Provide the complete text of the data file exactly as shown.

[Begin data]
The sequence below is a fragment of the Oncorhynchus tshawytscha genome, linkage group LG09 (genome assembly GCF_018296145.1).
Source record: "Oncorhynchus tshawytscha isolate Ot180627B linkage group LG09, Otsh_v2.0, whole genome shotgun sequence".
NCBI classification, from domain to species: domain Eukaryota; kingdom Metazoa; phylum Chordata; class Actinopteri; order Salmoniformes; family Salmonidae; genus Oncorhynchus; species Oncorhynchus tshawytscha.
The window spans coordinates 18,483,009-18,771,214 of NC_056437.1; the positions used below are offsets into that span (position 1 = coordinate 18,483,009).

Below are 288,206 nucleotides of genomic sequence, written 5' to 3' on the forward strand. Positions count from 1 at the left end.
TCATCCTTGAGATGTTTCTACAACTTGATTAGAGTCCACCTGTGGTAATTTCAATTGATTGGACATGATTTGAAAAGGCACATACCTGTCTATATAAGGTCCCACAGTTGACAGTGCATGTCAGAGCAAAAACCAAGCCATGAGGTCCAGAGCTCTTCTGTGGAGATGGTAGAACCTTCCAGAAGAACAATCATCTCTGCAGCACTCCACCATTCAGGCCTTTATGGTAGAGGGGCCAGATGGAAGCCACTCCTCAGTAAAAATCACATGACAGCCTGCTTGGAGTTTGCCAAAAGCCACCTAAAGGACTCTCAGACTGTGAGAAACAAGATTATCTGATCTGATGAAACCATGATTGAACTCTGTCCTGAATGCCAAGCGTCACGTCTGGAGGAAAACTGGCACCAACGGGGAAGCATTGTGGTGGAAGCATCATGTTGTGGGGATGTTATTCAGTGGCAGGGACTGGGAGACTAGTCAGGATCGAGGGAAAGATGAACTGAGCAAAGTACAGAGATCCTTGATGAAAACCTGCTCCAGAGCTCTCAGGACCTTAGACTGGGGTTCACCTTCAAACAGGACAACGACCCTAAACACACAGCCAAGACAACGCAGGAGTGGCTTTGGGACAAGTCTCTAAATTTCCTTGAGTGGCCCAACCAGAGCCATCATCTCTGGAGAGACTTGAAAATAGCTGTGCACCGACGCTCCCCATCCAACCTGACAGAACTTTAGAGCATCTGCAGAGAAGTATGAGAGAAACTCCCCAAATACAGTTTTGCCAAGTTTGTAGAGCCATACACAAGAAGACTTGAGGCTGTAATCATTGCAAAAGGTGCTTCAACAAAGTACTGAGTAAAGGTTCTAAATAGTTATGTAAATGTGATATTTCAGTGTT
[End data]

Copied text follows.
The sequence below is a fragment of the Oncorhynchus tshawytscha genome, linkage group LG09 (genome assembly GCF_018296145.1).
Source record: "Oncorhynchus tshawytscha isolate Ot180627B linkage group LG09, Otsh_v2.0, whole genome shotgun sequence".
NCBI classification, from domain to species: domain Eukaryota; kingdom Metazoa; phylum Chordata; class Actinopteri; order Salmoniformes; family Salmonidae; genus Oncorhynchus; species Oncorhynchus tshawytscha.
The window spans coordinates 18,483,009-18,771,214 of NC_056437.1; the positions used below are offsets into that span (position 1 = coordinate 18,483,009).

Below are 288,206 nucleotides of genomic sequence, written 5' to 3' on the forward strand. Positions count from 1 at the left end.
TCATCCTTGAGATGTTTCTACAACTTGATTAGAGTCCACCTGTGGTAATTTCAATTGATTGGACATGATTTGAAAAGGCACATACCTGTCTATATAAGGTCCCACAGTTGACAGTGCATGTCAGAGCAAAAACCAAGCCATGAGGTCCAGAGCTCTTCTGTGGAGATGGTAGAACCTTCCAGAAGAACAATCATCTCTGCAGCACTCCACCATTCAGGCCTTTATGGTAGAGGGGCCAGATGGAAGCCACTCCTCAGTAAAAATCACATGACAGCCTGCTTGGAGTTTGCCAAAAGCCACCTAAAGGACTCTCAGACTGTGAGAAACAAGATTATCTGATCTGATGAAACCATGATTGAACTCTGTCCTGAATGCCAAGCGTCACGTCTGGAGGAAAACTGGCACCAACGGGGAAGCATTGTGGTGGAAGCATCATGTTGTGGGGATGTTATTCAGTGGCAGGGACTGGGAGACTAGTCAGGATCGAGGGAAAGATGAACTGAGCAAAGTACAGAGATCCTTGATGAAAACCTGCTCCAGAGCTCTCAGGACCTTAGACTGGGGTTCACCTTCAAACAGGACAACGACCCTAAACACACAGCCAAGACAACGCAGGAGTGGCTTTGGGACAAGTCTCTAAATTTCCTTGAGTGGCCCAACCAGAGCCATCATCTCTGGAGAGACTTGAAAATAGCTGTGCACCGACGCTCCCCATCCAACCTGACAGAACTTTAGAGCATCTGCAGAGAAGTATGAGAGAAACTCCCCAAATACAGTTTTGCCAAGTTTGTAGAGCCATACACAAGAAGACTTGAGGCTGTAATCATTGCAAAAGGTGCTTCAACAAAGTACTGAGTAAAGGTTCTAAATAGTTATGTAAATGTGATATTTCAGTGTT